Sunday, November 29, 2009

Thing 4

Web 2.0 and classrooms of today go hand in hand. If our students are using these technology tools, we should be using them in our classrooms. Something that struck me was what Steve Hargadon said in his presentation, “We will not feel good if students are turning off their best learning when they go to school.” Sharing, socializing, collaborating are how our youth learn today. I remember a couple of years ago, I had some students who were into sharing movies/videos that they had created and posted on YouTube in their free time. I was amazed at not just how well they knew the technology to create the videos, but that some of the content of the videos actually had educational qualities to them. I remember thinking, I need to have this class create projects and let them choose to create videos as an option for an assessment. After studying about the renaissance, I gave students a list of project options, and sure enough the three young 7th graders collaborated and created a “commercial” promoting “products” or inventions of that time. With little to no guidance, they hit the mark spot on. When sharing their project, I remember the excitement from them and their peers. If I had only allowed them to write a report or just take a test, would they have “turned off their best learning?”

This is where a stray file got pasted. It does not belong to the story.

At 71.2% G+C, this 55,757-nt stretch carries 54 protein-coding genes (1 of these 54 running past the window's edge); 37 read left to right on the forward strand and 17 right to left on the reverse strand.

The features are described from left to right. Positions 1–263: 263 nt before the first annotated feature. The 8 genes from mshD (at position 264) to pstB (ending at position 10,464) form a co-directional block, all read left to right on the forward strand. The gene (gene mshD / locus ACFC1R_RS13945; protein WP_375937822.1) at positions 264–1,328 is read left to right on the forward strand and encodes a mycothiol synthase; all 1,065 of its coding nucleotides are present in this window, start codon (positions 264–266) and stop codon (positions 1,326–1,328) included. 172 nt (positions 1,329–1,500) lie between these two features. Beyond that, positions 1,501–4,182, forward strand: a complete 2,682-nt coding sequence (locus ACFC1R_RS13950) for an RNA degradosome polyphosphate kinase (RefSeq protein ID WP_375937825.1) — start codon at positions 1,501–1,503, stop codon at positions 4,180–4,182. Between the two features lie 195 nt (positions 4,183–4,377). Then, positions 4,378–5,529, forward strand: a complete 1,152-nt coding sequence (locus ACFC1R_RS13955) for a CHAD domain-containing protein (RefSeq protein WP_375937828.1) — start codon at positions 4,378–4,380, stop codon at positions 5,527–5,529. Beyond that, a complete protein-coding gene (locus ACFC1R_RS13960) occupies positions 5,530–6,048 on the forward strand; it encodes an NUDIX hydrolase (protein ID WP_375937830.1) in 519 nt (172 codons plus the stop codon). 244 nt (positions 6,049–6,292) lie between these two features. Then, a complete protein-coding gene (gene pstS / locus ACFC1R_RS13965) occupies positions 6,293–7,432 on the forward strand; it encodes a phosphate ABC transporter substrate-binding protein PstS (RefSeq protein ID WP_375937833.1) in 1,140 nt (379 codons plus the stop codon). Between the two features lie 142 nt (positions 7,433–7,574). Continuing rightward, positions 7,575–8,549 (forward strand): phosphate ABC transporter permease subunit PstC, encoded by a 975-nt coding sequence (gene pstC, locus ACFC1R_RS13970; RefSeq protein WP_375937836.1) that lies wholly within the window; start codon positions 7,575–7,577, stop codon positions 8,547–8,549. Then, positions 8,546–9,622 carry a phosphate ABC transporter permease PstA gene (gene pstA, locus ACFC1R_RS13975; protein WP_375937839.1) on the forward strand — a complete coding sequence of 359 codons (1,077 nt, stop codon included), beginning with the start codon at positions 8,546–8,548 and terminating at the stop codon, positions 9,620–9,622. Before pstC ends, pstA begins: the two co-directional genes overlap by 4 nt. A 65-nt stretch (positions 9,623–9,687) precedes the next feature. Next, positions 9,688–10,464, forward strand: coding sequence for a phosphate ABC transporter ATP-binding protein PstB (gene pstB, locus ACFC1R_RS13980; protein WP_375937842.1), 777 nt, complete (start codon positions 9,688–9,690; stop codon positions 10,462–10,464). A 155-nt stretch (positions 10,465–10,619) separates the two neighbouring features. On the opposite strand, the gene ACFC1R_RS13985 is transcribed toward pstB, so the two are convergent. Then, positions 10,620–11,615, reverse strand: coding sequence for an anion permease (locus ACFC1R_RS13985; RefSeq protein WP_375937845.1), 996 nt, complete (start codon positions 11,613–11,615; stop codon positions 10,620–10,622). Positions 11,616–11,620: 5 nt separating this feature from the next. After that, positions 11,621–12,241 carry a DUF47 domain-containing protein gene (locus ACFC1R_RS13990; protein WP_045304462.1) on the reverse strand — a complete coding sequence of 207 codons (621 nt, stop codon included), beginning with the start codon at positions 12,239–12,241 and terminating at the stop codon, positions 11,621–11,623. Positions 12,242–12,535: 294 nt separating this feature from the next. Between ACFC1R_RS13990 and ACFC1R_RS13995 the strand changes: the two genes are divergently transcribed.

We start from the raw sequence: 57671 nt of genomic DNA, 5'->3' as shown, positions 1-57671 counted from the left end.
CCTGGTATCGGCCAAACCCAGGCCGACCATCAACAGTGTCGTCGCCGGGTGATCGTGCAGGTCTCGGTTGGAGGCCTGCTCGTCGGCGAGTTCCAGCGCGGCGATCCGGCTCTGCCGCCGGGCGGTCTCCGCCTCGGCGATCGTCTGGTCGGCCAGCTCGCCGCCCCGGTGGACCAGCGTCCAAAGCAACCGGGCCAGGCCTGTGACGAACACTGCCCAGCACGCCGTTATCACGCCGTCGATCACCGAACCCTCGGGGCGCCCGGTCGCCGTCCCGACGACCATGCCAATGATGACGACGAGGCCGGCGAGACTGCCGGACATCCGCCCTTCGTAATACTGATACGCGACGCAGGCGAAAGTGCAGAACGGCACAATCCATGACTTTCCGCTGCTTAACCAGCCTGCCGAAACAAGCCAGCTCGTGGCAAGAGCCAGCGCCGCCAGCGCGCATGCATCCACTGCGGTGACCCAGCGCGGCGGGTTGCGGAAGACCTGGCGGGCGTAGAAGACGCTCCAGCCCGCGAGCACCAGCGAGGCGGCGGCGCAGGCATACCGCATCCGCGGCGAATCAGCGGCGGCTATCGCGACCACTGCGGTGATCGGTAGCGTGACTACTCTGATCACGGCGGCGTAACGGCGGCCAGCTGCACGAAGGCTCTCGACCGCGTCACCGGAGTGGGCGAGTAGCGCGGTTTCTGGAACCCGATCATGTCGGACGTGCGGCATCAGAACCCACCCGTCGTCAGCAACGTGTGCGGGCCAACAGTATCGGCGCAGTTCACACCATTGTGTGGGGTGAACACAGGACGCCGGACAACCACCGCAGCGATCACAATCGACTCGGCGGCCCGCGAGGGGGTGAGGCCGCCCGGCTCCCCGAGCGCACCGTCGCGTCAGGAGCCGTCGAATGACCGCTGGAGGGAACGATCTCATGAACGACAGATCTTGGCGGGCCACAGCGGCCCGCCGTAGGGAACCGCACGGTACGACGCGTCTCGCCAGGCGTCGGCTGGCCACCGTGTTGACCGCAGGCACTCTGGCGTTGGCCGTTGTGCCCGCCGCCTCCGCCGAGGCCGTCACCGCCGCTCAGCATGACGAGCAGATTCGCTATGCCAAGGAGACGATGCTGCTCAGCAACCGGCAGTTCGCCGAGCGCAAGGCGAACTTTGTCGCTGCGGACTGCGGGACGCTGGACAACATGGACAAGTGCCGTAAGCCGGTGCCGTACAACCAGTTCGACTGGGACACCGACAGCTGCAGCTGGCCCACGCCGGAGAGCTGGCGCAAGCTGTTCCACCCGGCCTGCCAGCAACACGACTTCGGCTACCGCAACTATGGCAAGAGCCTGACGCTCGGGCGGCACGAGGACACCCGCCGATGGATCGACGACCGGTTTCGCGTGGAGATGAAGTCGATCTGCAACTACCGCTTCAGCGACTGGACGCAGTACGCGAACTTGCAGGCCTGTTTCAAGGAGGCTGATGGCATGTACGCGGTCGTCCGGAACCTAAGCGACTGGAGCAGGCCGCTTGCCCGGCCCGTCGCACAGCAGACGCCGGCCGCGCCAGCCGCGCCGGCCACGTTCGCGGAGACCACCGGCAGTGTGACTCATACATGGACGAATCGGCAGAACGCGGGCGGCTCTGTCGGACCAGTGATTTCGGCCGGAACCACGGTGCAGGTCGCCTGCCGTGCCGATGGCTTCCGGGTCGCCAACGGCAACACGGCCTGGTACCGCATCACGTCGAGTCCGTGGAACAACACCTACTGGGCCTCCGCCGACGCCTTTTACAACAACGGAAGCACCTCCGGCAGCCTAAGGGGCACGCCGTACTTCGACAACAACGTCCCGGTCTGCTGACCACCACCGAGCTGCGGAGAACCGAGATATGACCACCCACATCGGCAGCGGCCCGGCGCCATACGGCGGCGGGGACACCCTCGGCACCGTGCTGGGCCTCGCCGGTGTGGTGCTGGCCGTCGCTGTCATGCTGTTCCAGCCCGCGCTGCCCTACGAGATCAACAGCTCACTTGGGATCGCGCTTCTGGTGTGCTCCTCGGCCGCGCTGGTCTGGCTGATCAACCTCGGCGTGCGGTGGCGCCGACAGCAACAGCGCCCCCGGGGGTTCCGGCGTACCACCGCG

This year, all of the teachers in our school are using wiki spaces to create classroom websites. We are all just learning, and I don’t believe any of us have started using our classroom wikis for student collaboration on projects or assignments, but we will get there. Just getting the hang of how the wiki works, setting up student usernames and passwords, encouraging students and parents to visit the classroom wikis for information and classroom assignments has been a little challenging. I am hopeful though. With ideas that some of my colleagues and I will come away from this class with, we hope to share with the others from our school. The ideas are certainly flowing; we now need to set them into action. With all of the “free” tools of Web 2.0, the possibilities are endless!


  1. I had a very similar experience with students choosing to make a video as an assessment. They did such a nice job and filled the video with humor as a bonus. What an imagination they had.
    I also do quite a bit of group work in my classroom so the students can share ideas and learn from each other. I even learn things from them at times.

  2. I agree with the quote from Steve Hargadon. We want students to be doing their best learning when with us and we need to do all we can to foster that. I think the wikispace is one step in the right direction. Although a little tricky right now since we are learning, my students have already begun discussions and posts on it. So exciting!